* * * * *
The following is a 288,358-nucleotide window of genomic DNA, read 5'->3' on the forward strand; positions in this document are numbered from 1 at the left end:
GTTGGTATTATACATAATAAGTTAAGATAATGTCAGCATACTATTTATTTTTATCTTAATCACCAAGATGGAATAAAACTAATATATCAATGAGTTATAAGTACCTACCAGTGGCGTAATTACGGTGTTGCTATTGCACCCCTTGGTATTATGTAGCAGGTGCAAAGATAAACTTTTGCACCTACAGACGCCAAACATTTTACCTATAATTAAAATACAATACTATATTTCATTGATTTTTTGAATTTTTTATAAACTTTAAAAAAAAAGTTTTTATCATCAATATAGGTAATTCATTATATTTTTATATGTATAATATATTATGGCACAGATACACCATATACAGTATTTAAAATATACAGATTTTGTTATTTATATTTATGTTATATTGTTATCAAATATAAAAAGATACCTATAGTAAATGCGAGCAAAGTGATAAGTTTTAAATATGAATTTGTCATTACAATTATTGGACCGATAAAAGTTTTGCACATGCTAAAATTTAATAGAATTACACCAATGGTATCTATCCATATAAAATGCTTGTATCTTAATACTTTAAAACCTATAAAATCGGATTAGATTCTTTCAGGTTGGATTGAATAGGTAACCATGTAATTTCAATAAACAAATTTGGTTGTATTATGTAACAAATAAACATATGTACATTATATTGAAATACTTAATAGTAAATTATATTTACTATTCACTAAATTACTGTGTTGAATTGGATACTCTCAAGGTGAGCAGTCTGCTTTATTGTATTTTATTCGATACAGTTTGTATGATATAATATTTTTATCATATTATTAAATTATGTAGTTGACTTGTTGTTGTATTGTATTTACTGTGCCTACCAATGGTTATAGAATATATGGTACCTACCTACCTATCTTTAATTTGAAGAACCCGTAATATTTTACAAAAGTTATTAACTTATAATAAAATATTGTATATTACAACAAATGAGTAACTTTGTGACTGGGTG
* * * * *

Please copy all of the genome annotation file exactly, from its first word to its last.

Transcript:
The following is a 288,358-nucleotide window of genomic DNA, read 5'->3' on the forward strand; positions in this document are numbered from 1 at the left end:
GTTGGTATTATACATAATAAGTTAAGATAATGTCAGCATACTATTTATTTTTATCTTAATCACCAAGATGGAATAAAACTAATATATCAATGAGTTATAAGTACCTACCAGTGGCGTAATTACGGTGTTGCTATTGCACCCCTTGGTATTATGTAGCAGGTGCAAAGATAAACTTTTGCACCTACAGACGCCAAACATTTTACCTATAATTAAAATACAATACTATATTTCATTGATTTTTTGAATTTTTTATAAACTTTAAAAAAAAAGTTTTTATCATCAATATAGGTAATTCATTATATTTTTATATGTATAATATATTATGGCACAGATACACCATATACAGTATTTAAAATATACAGATTTTGTTATTTATATTTATGTTATATTGTTATCAAATATAAAAAGATACCTATAGTAAATGCGAGCAAAGTGATAAGTTTTAAATATGAATTTGTCATTACAATTATTGGACCGATAAAAGTTTTGCACATGCTAAAATTTAATAGAATTACACCAATGGTATCTATCCATATAAAATGCTTGTATCTTAATACTTTAAAACCTATAAAATCGGATTAGATTCTTTCAGGTTGGATTGAATAGGTAACCATGTAATTTCAATAAACAAATTTGGTTGTATTATGTAACAAATAAACATATGTACATTATATTGAAATACTTAATAGTAAATTATATTTACTATTCACTAAATTACTGTGTTGAATTGGATACTCTCAAGGTGAGCAGTCTGCTTTATTGTATTTTATTCGATACAGTTTGTATGATATAATATTTTTATCATATTATTAAATTATGTAGTTGACTTGTTGTTGTATTGTATTTACTGTGCCTACCAATGGTTATAGAATATATGGTACCTACCTACCTATCTTTAATTTGAAGAACCCGTAATATTTTACAAAAGTTATTAACTTATAATAAAATATTGTATATTACAACAAATGAGTAACTTTGTGACTGGGTG